This is the biography of a book. It charts the development of Ulysses from the first tug of inspiration in 1906, when it was just an idea for a short story—a Homeric name appended to someone Joyce met in Dublin one drunken night—to the novel’s astounding growth during and after World War I as Joyce wrote out its 732 pages in notebooks, on loose-leaf sheets and on scraps of paper in more than a dozen apartments in Trieste, Zurich and Paris. And yet the years that Joyce spent writing his novel are just a portion of its story. Ulysses was serialized in a New York magazine, monitored as it passed through the mails and censored even by its most vocal advocate, modernism’s unstinting ringleader, Ezra Pound.

The transgressions of Ulysses were the first thing most people knew about it. A portion was burned in Paris while it was still only a manuscript draft, and it was convicted of obscenity in New York before it was even a book. Joyce’s woes inspired Sylvia Beach, an American expatriate running a small bookstore in Paris, to publish Ulysses when everyone else (including Virginia Woolf) refused. When it appeared in 1922, dozens of critics praised and vilified Joyce’s long-anticipated novel in unambiguous terms. Government authorities on both sides of the Atlantic confiscated and burned more than a thousand copies of Ulysses (the exact number will never be known) because Joyce’s big blue book was banned on British and American shores almost immediately. Other countries soon followed. Over the course of a decade, Ulysses became an underground sensation. It was literary contraband, a novel you could read only if you found a copy counterfeited by literary pirates or if you smuggled it past customs agents. Most copies came from Shakespeare and Company, Sylvia Beach’s Paris bookstore, where, as one writer remembered, “Ulysses lay stacked like dynamite in a revolutionary cellar.” It was the archetype of a modernist revolution—it is, in fact, the primary reason why we think of modernism as revolutionary at all.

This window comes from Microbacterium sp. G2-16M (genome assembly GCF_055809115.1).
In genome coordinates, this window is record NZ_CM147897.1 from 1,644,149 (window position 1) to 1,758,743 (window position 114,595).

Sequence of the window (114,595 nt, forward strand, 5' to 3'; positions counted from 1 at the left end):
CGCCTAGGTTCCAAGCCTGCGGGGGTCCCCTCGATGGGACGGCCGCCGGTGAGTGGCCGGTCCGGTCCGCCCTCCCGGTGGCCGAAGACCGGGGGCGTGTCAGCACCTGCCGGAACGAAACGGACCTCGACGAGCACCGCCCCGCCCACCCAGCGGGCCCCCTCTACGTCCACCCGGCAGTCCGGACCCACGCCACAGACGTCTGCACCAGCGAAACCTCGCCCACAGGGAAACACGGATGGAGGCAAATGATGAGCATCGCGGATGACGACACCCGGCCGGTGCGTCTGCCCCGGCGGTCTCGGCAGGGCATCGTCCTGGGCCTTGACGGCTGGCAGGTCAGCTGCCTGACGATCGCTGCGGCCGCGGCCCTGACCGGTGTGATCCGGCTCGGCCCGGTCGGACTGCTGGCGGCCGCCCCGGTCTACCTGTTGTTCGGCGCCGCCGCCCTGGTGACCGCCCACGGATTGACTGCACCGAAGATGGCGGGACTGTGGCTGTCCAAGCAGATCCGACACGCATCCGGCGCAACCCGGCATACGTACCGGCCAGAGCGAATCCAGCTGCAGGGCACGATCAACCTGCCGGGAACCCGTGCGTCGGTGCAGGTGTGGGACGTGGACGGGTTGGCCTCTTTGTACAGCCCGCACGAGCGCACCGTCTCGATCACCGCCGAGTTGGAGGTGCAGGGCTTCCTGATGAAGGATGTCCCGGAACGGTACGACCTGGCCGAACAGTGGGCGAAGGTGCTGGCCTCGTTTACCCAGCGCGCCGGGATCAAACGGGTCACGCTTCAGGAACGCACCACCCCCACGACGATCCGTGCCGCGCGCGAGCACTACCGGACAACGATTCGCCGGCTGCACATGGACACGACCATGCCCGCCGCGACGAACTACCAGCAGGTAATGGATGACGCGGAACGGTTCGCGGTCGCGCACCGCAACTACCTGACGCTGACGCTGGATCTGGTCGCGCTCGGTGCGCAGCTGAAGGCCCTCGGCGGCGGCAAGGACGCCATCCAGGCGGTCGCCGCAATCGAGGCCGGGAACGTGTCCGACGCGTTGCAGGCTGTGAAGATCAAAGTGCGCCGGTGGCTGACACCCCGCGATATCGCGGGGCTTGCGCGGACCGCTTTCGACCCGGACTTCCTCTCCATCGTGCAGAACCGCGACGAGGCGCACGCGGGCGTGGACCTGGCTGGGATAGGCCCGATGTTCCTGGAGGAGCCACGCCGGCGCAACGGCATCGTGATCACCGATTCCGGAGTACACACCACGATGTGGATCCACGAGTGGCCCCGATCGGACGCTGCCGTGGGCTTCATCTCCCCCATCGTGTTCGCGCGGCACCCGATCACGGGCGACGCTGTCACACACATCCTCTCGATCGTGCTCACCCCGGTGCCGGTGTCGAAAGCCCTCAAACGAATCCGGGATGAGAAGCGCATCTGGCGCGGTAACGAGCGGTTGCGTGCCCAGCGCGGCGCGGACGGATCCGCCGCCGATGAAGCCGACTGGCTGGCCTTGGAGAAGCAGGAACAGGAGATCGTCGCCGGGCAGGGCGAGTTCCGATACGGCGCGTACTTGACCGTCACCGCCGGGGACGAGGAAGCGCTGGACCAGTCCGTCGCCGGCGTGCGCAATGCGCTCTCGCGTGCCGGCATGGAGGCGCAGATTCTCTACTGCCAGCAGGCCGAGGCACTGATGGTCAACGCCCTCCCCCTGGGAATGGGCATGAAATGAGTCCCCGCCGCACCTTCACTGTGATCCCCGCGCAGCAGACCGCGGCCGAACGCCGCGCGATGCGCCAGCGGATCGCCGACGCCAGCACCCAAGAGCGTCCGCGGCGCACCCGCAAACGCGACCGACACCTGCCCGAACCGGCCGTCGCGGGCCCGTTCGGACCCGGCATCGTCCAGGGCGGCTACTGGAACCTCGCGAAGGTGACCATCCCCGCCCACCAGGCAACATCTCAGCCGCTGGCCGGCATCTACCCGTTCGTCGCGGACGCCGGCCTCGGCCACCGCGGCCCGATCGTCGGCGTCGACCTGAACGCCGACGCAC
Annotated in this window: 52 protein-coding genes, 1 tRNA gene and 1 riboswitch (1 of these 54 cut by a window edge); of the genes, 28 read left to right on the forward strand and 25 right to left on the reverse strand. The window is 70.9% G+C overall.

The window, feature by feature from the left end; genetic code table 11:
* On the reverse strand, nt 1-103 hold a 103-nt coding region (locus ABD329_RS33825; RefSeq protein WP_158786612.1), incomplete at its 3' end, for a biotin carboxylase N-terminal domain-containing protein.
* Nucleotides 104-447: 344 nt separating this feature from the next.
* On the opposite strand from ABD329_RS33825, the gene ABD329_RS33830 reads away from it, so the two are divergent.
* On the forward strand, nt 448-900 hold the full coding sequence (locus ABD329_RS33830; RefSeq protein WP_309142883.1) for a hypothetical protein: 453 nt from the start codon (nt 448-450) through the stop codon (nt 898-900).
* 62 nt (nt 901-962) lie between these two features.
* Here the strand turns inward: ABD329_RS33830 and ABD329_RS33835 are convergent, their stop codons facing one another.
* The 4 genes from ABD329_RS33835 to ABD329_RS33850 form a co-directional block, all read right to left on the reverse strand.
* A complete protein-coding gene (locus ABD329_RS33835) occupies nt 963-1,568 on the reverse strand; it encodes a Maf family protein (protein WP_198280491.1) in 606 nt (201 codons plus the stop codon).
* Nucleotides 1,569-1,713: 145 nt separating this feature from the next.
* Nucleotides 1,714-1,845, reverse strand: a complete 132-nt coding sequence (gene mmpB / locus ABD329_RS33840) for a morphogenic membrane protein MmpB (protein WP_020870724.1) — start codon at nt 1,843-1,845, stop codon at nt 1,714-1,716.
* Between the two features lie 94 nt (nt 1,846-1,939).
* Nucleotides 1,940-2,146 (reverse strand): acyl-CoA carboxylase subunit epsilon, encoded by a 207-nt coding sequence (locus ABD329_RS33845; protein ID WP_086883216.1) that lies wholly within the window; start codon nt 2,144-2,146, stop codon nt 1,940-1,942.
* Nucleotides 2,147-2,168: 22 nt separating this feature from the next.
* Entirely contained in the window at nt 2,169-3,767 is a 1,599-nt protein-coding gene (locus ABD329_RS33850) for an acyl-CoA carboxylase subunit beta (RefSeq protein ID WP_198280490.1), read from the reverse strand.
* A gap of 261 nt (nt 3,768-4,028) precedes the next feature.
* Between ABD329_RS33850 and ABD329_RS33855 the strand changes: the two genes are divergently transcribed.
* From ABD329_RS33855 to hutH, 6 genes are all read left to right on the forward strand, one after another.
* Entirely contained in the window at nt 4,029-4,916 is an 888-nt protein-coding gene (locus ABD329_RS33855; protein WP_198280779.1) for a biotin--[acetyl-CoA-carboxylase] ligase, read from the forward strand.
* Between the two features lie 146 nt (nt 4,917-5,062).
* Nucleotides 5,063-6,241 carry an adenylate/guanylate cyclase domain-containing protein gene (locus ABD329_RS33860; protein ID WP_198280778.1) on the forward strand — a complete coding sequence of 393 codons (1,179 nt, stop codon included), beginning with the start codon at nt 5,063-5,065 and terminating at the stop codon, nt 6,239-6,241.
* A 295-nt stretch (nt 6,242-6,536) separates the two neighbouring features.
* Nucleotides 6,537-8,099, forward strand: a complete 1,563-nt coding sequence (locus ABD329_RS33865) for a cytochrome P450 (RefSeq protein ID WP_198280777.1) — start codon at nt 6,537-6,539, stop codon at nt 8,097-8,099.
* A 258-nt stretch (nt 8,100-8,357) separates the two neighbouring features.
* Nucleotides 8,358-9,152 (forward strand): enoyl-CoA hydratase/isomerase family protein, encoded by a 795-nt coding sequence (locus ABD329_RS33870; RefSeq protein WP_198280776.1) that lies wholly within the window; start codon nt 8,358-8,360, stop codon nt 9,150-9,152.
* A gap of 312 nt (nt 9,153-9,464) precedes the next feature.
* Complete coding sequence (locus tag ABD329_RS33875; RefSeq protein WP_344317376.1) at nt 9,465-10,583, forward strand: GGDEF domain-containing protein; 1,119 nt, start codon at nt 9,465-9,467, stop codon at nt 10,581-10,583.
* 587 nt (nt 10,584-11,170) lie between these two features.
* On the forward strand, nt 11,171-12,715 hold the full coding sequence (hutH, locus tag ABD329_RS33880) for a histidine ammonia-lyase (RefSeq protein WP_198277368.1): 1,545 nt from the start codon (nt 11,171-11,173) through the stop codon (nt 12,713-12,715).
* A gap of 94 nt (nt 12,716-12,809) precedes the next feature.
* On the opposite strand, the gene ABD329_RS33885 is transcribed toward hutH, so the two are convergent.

Modernism’s discordant, contrarian and sometimes violent aspects weren’t entirely new. What was new was that this cultural discord became a sustained movement, and it was Joyce who had taken modernism’s assorted experiments and turned them into a masterpiece. After Ulysses, modernist experimentation was no longer marginal. It was essential. Turmoil became the substance of beauty rather than the seed of chaos, and this peculiar aesthetic emerging from a more versatile sense of order seemed to usher in a new era. For what modernism rebelled against was entrenched empiricism, a century of all-too-confident belief in perpetual technocratic progress, in the ever-expanding limits of power and commerce, and in the order of things as tidy, sanitized and always available for public examination.